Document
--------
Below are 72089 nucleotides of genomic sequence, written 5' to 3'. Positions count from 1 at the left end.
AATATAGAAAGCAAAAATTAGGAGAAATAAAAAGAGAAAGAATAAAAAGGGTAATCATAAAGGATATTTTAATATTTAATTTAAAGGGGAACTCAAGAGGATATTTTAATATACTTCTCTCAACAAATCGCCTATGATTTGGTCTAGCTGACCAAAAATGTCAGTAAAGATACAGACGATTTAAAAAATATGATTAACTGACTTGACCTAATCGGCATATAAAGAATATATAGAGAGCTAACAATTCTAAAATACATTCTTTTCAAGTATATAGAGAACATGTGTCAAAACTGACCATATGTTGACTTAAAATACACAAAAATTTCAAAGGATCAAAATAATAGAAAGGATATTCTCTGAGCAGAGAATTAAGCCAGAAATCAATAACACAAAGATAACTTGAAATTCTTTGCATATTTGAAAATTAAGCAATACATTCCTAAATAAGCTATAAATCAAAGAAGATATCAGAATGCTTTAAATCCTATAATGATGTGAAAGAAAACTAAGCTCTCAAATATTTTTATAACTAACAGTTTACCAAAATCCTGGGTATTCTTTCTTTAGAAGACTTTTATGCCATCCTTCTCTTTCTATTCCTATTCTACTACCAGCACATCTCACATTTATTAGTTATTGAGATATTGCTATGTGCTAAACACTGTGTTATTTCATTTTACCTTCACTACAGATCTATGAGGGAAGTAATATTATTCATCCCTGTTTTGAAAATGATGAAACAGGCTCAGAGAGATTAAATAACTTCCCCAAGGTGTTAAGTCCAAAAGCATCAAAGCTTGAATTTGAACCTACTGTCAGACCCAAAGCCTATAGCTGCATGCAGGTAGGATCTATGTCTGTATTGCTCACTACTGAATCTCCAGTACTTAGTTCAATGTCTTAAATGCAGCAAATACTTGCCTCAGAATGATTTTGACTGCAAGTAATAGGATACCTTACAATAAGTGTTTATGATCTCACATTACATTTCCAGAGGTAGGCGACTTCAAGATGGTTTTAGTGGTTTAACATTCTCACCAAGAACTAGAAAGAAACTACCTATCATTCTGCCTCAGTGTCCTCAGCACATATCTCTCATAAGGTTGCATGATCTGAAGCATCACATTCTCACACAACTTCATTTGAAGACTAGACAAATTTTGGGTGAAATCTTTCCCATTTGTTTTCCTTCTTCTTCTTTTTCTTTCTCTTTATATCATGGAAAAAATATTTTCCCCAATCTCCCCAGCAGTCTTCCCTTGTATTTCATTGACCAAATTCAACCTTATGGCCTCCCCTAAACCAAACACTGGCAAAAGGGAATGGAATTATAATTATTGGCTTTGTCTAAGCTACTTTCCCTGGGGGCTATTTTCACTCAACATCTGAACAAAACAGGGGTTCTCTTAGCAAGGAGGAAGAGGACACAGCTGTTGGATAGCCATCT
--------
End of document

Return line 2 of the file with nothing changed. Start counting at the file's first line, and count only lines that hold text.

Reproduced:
AATATAGAAAGCAAAAATTAGGAGAAATAAAAAGAGAAAGAATAAAAAGGGTAATCATAAAGGATATTTTAATATTTAATTTAAAGGGGAACTCAAGAGGATATTTTAATATACTTCTCTCAACAAATCGCCTATGATTTGGTCTAGCTGACCAAAAATGTCAGTAAAGATACAGACGATTTAAAAAATATGATTAACTGACTTGACCTAATCGGCATATAAAGAATATATAGAGAGCTAACAATTCTAAAATACATTCTTTTCAAGTATATAGAGAACATGTGTCAAAACTGACCATATGTTGACTTAAAATACACAAAAATTTCAAAGGATCAAAATAATAGAAAGGATATTCTCTGAGCAGAGAATTAAGCCAGAAATCAATAACACAAAGATAACTTGAAATTCTTTGCATATTTGAAAATTAAGCAATACATTCCTAAATAAGCTATAAATCAAAGAAGATATCAGAATGCTTTAAATCCTATAATGATGTGAAAGAAAACTAAGCTCTCAAATATTTTTATAACTAACAGTTTACCAAAATCCTGGGTATTCTTTCTTTAGAAGACTTTTATGCCATCCTTCTCTTTCTATTCCTATTCTACTACCAGCACATCTCACATTTATTAGTTATTGAGATATTGCTATGTGCTAAACACTGTGTTATTTCATTTTACCTTCACTACAGATCTATGAGGGAAGTAATATTATTCATCCCTGTTTTGAAAATGATGAAACAGGCTCAGAGAGATTAAATAACTTCCCCAAGGTGTTAAGTCCAAAAGCATCAAAGCTTGAATTTGAACCTACTGTCAGACCCAAAGCCTATAGCTGCATGCAGGTAGGATCTATGTCTGTATTGCTCACTACTGAATCTCCAGTACTTAGTTCAATGTCTTAAATGCAGCAAATACTTGCCTCAGAATGATTTTGACTGCAAGTAATAGGATACCTTACAATAAGTGTTTATGATCTCACATTACATTTCCAGAGGTAGGCGACTTCAAGATGGTTTTAGTGGTTTAACATTCTCACCAAGAACTAGAAAGAAACTACCTATCATTCTGCCTCAGTGTCCTCAGCACATATCTCTCATAAGGTTGCATGATCTGAAGCATCACATTCTCACACAACTTCATTTGAAGACTAGACAAATTTTGGGTGAAATCTTTCCCATTTGTTTTCCTTCTTCTTCTTTTTCTTTCTCTTTATATCATGGAAAAAATATTTTCCCCAATCTCCCCAGCAGTCTTCCCTTGTATTTCATTGACCAAATTCAACCTTATGGCCTCCCCTAAACCAAACACTGGCAAAAGGGAATGGAATTATAATTATTGGCTTTGTCTAAGCTACTTTCCCTGGGGGCTATTTTCACTCAACATCTGAACAAAACAGGGGTTCTCTTAGCAAGGAGGAAGAGGACACAGCTGTTGGATAGCCATCT